But Garth, I don’t think you know much about real estate, especially in Calgary….it ‘is’ different here as you can see

http://calgaryrealestatereview.com/

#50 Harry Palms on 05.08.12 at 10:59 pm

Narrowgate sez ……….”No, this “better school” argument in Toronto is thinnly disguised WASP code for “I want my kid to have white friends and grow up with other affluent white kids. There’s too many lower class or brown/asian kids that don’t speak English at home at “that” school. ………

There’s some truth to this.

Free tip for concerned xenophobic parents:

Cheapest way to negate an ESL problem in your home school is ship your rugrats off to French immersion.

Can’t do anything about the brown/asian kids, but that’s perfectly OK. The ones at French immersion have parents who give a crap and want better……I can relate.

#51 Skip Breakfast on 05.08.12 at 11:03 pm

Ken (#28) asks to hear from the “real people”–as in those making less than $200,000/year. I think I’m one of them. We make less than $50,000/year between the two of us! I’m essentially unemployable, for various reasons. So when we realized we could take a significant amount of cash “off the table” we knew it might be a once in a lifetime opportunity.

We weren’t smart. We were lucky. But I will say we were willing to go against the herd. We bought the house no one wanted, at a time when no one was hot for real estate (at least not in our neighborhood). And we sold when everyone else was saying that real estate was the way to make you a millionaire. I’ve since learned that it’s called “contrarian investing” and it’s one of the few ways you can actually get rich. Moving with the herd is dangerous. Listen to Garth and get out while you can. Come back another day when things aren’t so frenetic and distorted. Stop and smell the roses and get off the wild ride that is heading right for a cliff.

We bought our Toronto home in 1999. At the time, we were shocked by how “cheap” the house was, after being immersed in Vancouver’s property market for the previous 15 years, which even the early 90s seemed financially out of reach. Without any stars in our eyes, and certainly no thought about a “return on our investment”, we bought the dump no one wanted and turned it into our home through our own blood, sweat and tears. We loved our house.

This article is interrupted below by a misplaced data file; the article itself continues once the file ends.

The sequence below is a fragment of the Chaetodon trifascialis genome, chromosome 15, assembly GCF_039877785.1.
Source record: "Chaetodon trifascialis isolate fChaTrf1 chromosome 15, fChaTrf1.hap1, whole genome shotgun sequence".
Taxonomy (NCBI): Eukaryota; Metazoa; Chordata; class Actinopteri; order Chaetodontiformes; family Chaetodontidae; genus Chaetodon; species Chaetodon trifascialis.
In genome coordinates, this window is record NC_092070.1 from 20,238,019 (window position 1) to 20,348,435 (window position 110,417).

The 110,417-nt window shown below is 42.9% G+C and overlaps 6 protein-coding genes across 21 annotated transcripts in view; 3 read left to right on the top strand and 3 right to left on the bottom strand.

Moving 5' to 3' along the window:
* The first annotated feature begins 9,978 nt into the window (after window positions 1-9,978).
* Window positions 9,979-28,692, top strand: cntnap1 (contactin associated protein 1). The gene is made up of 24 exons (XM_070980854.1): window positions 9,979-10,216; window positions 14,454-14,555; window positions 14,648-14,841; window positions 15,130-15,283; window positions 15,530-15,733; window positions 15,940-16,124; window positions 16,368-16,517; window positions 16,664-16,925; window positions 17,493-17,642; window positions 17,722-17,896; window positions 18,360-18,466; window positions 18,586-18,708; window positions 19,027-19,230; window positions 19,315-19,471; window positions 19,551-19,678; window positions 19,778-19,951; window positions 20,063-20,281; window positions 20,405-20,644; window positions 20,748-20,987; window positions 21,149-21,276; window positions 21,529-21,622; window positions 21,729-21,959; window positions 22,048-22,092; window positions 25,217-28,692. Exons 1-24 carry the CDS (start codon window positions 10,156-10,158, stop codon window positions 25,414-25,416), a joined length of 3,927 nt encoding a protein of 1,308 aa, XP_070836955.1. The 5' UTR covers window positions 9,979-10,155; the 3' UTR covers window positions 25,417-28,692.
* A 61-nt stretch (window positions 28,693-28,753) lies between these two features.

Cut to 2010, and the house had quadrupled in value. Prices seemed completely distorted. The house down the street that had sold for $500K the year before seemed outrageous at the time…and it was now commanding $800K. How quickly the benchmark shifted for what we all considered a “reasonable” house price.

The 2008 financial crisis was our wake-up call. It told us that something was wrong with the system where everything is bought on seemingly infinite credit without real increases in productivity or underlying wealth. When things (apparently) “settled down” post 2008, we believed we had dodged a bullet. Markets came back, and we quickly sold our beloved home and banked a lot of equity.

We now rent in a sunnier part of the world. What I find most interesting is how quickly our point of view changed. I admit I cried when I left the house. We’d had some great times in those walls. But, I’m afraid, it’s that emotional attachment that can blind us to making sounder financial decisions. In fact, it only took a few weeks and we were past it. We were on to a new adventure in life with some security knowing we could afford to live for a long time on very little salary, as long as we protected the equity we had taken out of the market. The fact that prices have apparently increased even more in the past 2 years doesn’t bother us one bit. We feel it was better to be 2 years too early, with cash in the bank, than a day too late and stuck in something we couldn’t sell, lamenting the lost opportunity to realize some true financial security.

I love our new rented house. We painted it and made it our own. We have a garden and are steps from a beach. It costs us a tiny fraction to rent, versus what it would cost to carry a mortgage, pay property taxes and pay maintenance. Someone else is taking the risk for us. We feel empowered and free. We’re unencumbered and nimble. We can take advantage of opportunities as they arise. I can work part-time, making minimum wage, and it’s largely pocket money.

I fear that everyone who believes they’re rich on paper, because their house has increased in value, is going to get sorely burned. Because only a tiny fraction of them well step out of the madness and actually realise that profit. You’re not a millionaire if your house is worth a million bucks and you have a $900K mortgage. In fact, I don’t think you’re a millionaire if your house is worth a million and you have NO mortgage. Until you realise that supposed “profit”, it is just a notional, abstract value that looks nice on paper. You can’t eat it. The value of the shelter (warmth and protection) is only a fraction of what you’re counting on here. The very few smart ones will extract the ridiculous equity from the over-valued real estate market, and sit back and realx. They will detach themselves from all the emotional fog that keeps people in their homes they’re convinced they can’t live without. Only a few smart ones will reject the supposed status that home ownership provides. It’s a status that I envisage will be more like a boat anchor around a lot of necks, as people find themselves stuck in quickly depreciating properties.